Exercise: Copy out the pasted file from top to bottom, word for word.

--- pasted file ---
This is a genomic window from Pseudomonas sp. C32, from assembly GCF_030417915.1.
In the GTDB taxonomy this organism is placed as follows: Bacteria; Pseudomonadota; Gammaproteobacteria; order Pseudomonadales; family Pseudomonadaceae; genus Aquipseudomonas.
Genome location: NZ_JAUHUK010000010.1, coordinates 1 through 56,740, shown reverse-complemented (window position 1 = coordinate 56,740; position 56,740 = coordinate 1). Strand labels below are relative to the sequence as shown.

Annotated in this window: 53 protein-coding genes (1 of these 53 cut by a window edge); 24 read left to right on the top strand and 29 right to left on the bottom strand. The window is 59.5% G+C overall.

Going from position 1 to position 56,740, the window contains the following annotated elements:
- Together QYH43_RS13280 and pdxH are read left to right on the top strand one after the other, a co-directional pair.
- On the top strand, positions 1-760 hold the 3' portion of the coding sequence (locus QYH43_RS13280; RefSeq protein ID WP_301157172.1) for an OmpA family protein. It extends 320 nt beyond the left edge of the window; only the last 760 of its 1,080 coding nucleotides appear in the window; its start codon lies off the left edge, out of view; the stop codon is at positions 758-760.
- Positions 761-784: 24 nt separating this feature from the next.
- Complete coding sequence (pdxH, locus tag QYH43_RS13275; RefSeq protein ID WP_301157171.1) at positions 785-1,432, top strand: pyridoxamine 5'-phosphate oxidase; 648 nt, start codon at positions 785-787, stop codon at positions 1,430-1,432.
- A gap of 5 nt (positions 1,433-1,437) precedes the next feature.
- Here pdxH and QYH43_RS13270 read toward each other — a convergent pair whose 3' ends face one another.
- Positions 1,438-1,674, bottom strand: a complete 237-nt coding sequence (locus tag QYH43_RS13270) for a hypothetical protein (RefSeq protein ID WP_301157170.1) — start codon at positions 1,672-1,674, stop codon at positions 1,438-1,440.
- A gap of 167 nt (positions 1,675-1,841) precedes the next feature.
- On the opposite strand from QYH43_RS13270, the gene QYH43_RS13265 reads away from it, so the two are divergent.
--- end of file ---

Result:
This is a genomic window from Pseudomonas sp. C32, from assembly GCF_030417915.1.
In the GTDB taxonomy this organism is placed as follows: Bacteria; Pseudomonadota; Gammaproteobacteria; order Pseudomonadales; family Pseudomonadaceae; genus Aquipseudomonas.
Genome location: NZ_JAUHUK010000010.1, coordinates 1 through 56,740, shown reverse-complemented (window position 1 = coordinate 56,740; position 56,740 = coordinate 1). Strand labels below are relative to the sequence as shown.

Annotated in this window: 53 protein-coding genes (1 of these 53 cut by a window edge); 24 read left to right on the top strand and 29 right to left on the bottom strand. The window is 59.5% G+C overall.

Going from position 1 to position 56,740, the window contains the following annotated elements:
- Together QYH43_RS13280 and pdxH are read left to right on the top strand one after the other, a co-directional pair.
- On the top strand, positions 1-760 hold the 3' portion of the coding sequence (locus QYH43_RS13280; RefSeq protein ID WP_301157172.1) for an OmpA family protein. It extends 320 nt beyond the left edge of the window; only the last 760 of its 1,080 coding nucleotides appear in the window; its start codon lies off the left edge, out of view; the stop codon is at positions 758-760.
- Positions 761-784: 24 nt separating this feature from the next.
- Complete coding sequence (pdxH, locus tag QYH43_RS13275; RefSeq protein ID WP_301157171.1) at positions 785-1,432, top strand: pyridoxamine 5'-phosphate oxidase; 648 nt, start codon at positions 785-787, stop codon at positions 1,430-1,432.
- A gap of 5 nt (positions 1,433-1,437) precedes the next feature.
- Here pdxH and QYH43_RS13270 read toward each other — a convergent pair whose 3' ends face one another.
- Positions 1,438-1,674, bottom strand: a complete 237-nt coding sequence (locus tag QYH43_RS13270) for a hypothetical protein (RefSeq protein ID WP_301157170.1) — start codon at positions 1,672-1,674, stop codon at positions 1,438-1,440.
- A gap of 167 nt (positions 1,675-1,841) precedes the next feature.
- On the opposite strand from QYH43_RS13270, the gene QYH43_RS13265 reads away from it, so the two are divergent.